INDIANAPOLIS (AP) — Oklahoma truck driver Timothy Jackson was recovering from emergency heart surgery when he learned he’d lost his job — and his health insurance along with it — because managers at the company’s Indiana headquarters decided he wasn’t healthy enough to work.
The multimillionaire who owns that business, former Indiana state Rep. Mike Braun, is locked in a bitter Republican primary with two congressmen for the right to challenge Democrat Joe Donnelly in one of the nation’s most closely watched Senate races.
Braun has blamed “career politicians” for outsourcing good-paying jobs overseas, while pledging he’ll help bring them back. Yet when it comes to his own businesses, Braun’s record falls far short of his campaign rhetoric, a review by The Associated Press found.
Meyer Distributing, the Jasper-based national auto parts distribution company Braun owns, does brisk business importing goods from the same overseas counties he has criticized for taking American jobs. He also has accepted government subsidies, despite criticizing the practice.
And lawsuits filed against his companies — backed up by federal trucking and labor records — present a picture of a boss who has overworked and underpaid employees.
That could blunt charges of hypocrisy Braun has levelled against Donnelly, a longtime outsourcing critic who sold stock in a family business after the AP reported the company owned a factory in Mexico. It also opens him up to similar charges from his GOP opponents in the May 8 primary, Luke Messer and Todd Rokita, whom he has accused of saying one thing on the campaign trail only to “do something else when you get to D.C.”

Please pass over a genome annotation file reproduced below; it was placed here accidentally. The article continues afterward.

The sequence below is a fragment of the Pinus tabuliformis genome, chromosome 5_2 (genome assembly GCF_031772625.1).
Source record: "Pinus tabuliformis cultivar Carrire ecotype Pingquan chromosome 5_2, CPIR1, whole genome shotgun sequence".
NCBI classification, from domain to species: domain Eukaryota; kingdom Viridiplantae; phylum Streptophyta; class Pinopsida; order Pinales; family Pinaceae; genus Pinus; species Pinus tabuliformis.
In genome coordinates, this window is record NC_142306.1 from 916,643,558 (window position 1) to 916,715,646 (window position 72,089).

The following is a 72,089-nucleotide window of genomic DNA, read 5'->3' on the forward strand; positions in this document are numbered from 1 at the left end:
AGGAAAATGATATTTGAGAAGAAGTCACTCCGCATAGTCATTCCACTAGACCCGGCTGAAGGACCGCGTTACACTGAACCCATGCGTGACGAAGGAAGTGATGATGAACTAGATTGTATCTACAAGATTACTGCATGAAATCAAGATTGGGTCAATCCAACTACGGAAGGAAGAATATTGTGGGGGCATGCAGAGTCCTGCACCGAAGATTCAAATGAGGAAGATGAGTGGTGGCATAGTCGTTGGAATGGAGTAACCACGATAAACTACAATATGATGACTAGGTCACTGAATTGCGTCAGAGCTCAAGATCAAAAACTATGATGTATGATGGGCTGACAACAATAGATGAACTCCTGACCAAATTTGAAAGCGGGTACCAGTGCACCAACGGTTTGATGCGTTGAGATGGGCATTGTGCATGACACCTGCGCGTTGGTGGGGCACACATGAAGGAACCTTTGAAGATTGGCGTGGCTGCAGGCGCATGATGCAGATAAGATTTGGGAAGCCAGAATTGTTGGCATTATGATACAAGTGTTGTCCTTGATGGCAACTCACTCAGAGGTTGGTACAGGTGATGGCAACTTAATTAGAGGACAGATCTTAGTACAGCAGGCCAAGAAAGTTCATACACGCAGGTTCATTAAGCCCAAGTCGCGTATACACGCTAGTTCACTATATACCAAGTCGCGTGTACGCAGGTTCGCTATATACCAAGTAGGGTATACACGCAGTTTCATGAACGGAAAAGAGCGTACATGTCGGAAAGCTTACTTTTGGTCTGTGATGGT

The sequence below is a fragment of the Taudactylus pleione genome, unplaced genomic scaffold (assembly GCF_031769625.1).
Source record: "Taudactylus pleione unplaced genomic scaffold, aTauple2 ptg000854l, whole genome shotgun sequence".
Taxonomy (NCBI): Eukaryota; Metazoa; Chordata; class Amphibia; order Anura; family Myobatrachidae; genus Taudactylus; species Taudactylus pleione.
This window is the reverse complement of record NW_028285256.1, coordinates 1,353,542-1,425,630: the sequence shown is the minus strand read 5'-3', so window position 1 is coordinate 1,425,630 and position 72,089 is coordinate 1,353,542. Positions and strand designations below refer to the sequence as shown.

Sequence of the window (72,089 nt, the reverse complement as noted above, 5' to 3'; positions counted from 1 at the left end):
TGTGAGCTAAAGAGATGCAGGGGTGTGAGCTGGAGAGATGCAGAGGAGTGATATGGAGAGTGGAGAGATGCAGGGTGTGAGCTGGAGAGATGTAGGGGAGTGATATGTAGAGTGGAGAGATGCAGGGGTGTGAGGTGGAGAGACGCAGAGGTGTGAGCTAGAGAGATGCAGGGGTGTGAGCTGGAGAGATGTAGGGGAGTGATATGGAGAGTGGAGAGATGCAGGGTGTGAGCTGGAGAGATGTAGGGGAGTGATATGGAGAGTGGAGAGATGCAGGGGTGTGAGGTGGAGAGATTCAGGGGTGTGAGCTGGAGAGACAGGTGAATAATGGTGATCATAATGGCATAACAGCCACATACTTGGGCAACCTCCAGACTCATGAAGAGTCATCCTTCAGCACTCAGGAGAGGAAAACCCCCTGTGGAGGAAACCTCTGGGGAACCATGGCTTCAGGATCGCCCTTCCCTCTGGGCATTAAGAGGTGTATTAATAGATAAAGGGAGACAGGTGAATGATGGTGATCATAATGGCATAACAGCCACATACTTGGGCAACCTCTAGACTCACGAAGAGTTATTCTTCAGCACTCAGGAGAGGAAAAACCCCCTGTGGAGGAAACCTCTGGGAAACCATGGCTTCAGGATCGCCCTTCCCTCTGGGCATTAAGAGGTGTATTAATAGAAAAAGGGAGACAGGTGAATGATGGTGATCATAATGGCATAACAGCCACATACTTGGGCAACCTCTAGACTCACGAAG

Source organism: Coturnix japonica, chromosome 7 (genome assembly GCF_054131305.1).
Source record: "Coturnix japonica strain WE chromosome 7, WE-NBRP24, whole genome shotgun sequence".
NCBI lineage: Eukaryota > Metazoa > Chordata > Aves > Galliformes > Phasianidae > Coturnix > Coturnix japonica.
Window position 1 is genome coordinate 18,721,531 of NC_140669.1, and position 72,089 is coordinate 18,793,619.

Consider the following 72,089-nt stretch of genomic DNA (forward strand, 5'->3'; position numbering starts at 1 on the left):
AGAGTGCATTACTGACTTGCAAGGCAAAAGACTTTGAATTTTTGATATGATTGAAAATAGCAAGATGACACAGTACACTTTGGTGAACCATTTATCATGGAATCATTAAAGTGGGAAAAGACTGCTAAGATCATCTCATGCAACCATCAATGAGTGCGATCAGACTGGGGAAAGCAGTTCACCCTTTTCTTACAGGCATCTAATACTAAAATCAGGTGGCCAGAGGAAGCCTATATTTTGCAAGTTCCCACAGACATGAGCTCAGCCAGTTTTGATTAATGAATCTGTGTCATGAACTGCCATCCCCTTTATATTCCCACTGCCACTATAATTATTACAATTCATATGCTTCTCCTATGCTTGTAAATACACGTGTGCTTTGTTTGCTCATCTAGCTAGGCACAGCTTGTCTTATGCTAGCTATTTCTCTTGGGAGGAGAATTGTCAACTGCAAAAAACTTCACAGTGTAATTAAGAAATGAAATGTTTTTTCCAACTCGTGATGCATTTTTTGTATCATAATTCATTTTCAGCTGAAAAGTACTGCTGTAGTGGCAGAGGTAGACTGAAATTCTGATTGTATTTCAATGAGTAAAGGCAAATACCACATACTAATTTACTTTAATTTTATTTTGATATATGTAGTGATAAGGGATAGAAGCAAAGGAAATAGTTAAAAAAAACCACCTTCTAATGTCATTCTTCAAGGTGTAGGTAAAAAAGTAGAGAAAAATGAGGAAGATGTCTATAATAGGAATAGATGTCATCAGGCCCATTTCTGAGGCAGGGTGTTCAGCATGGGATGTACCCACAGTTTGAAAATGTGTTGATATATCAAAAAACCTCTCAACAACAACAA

Campaign spokesman Josh Kelley said Braun tries to distribute American-made goods but faces profitability challenges in a global economy. He also denied that workers are treated poorly and maintains that the company has a better than average safety record.
However, over the past decade, workers have sued in West Virginia, Oklahoma and California, alleging they were forced to work long hours in unsafe conditions and denied overtime pay, meal times and breaks.
In March 2016, Jackson, the Oklahoma trucker driver, was recovering at home from emergency surgery to fix a heart defect when his local manager hand-delivered a letter informing him that he’d been fired. Jackson’s boss told him it “was not up to him” — a detail confirmed by Braun’s company in a court filing that acknowledged Jackson was fired because they doubted he could do his job.
Braun often touts his companies’ heath care coverage, which he re-engineered to reduce costs by requiring that employees pay more up-front. He says it provides “better coverage” while being “less paternalistic.”
Another Oklahoma employee alleged in 2009 that the company withheld overtime that was paid only after he filed a formal complaint. The employee said he was fired days later in retaliation, according to court records. He settled with the company out of court.